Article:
The screaming has dulled to a low roar over the vetoing of 11 Australian Research Grants (ARC) by former education minister Simon Birmingham.
But the war continues. New education minister Dan Tehan, with all the hokey jingoism he could muster, declared all ARC research must now pass some sort of national interest test.
What that means is anyone’s guess but we can be pretty sure it won’t be in the national interest. For goodness sake, does that mean research about anything anywhere else in the world will be precluded from securing an Australian Research Council grant. It’s the bubble syndrome of populist politicians who make up policy on the run.
Speaking on ABC radio a few days ago, Kim Carr, shadow minister for science and research, noted that: “The minister’s proposals are highly subjective and deeply personal. They do not protect the Australian research system from politically-motivated interventions and do not protect Australia’s international reputation from misguided, ignorant appeals to cretinism.” Carr has always had a way with words.
It would seem the ARC is busily trying to work out what a national interest test might look like. On Monday it announced it was anticipating a delay in releasing the opening dates for the 2020 funding rounds for Discovery Projects and Discovery Indigenous. No doubt scrambling to interpret Tehan’s agenda.
I hate to state the obvious, but surely research which focuses on indigenous issues is, well, in the national interest. One would hope so.
And it’s also worth noting that we actually already have national research priorities which are “designed to increase investment in areas of immediate and critical importance to Australia and its place in the world”. They are also reviewed every two years, although that time frame has been abridged somewhat as a consequence of the recent shenanigans. Undoubtedly, the 11 rejected grants would have been assessed through the lens of the existing national priorities.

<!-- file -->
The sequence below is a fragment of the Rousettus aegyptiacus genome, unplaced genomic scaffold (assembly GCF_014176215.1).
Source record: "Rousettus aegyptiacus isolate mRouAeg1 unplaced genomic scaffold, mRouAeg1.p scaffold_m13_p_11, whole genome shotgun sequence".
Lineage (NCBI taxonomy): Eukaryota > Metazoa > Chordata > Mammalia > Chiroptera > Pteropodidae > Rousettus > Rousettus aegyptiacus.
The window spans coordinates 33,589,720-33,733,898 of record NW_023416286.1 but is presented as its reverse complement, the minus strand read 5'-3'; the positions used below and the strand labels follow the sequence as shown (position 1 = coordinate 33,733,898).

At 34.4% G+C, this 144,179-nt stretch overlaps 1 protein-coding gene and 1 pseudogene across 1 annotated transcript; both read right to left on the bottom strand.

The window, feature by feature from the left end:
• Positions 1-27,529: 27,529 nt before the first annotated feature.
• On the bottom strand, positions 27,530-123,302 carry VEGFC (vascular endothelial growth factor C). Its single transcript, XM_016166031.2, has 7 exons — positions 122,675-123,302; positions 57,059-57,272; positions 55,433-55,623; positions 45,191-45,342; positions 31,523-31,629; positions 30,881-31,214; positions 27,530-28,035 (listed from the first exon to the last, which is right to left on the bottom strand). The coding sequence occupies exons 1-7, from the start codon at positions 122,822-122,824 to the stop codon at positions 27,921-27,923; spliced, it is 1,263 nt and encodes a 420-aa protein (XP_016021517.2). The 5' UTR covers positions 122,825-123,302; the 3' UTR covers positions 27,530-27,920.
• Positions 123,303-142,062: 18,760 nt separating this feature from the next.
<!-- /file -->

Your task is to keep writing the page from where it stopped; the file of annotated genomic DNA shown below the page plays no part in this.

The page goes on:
But as Tehan said in a statement: “The value of specific projects may be obvious to the academics who recommend which projects should receive funding but it is not always obvious to a non-academic.”
So, it’s about the nomenclature, mate. As we Aussies like to say: “would (these research grants) pass the pub test?” I don’t know what you talk about in your pub, but it probably is the credibility and validity of research proposals because that’s what wonks talk about over a pint of lager. Isn’t it?
Testing the testers
Back to Carr, who has a serious amount of skin in the science and research game having entered the Senate in 1993 and who has held various ministry and shadow ministry positions in the science arena pretty well ever since 2001.
With grant application success rates slumping to an all-time low of 10%, Carr told ABC radio that it could be pretty well guaranteed that any grant that managed to get approved had already gone through the national interest ringer.
He also noted that he would reintroduce a protocol which required a dissenting minister to explain the reasons behind his or her rejection of an application.
Whys and wherefores
As the two researchers behind one of the rejected proposals wrote in The Conversation:
“One cannot help but wonder: did the minister or any of his staff read our application or any of the other ten he chose to reject?”
They have a point. Their rejected research proposal was called “Greening Media Sport: The Communication of Environmental Issues and Sustainability in Professional Sport”.
As they wrote: “Our project seeks to investigate and map a growing range of environmental programs and initiatives around the world, and to help Australia – in the face of serious ecological challenges – capitalise on the fact that it is a sporting nation. It is certainly an objective thought worth pursuing by members of the Sports Environment Alliance, which include the AFL, Tennis Australia, Netball Australia and Cricket Australia.”
Seems to tick a lot of boxes. National interest. Tick. Sport. Tick. Industry partnerships. Tick.
What’s there not to like? Oh, this being the pro-coal, anti-Paris accord ideological Right, probably the words “climate change”.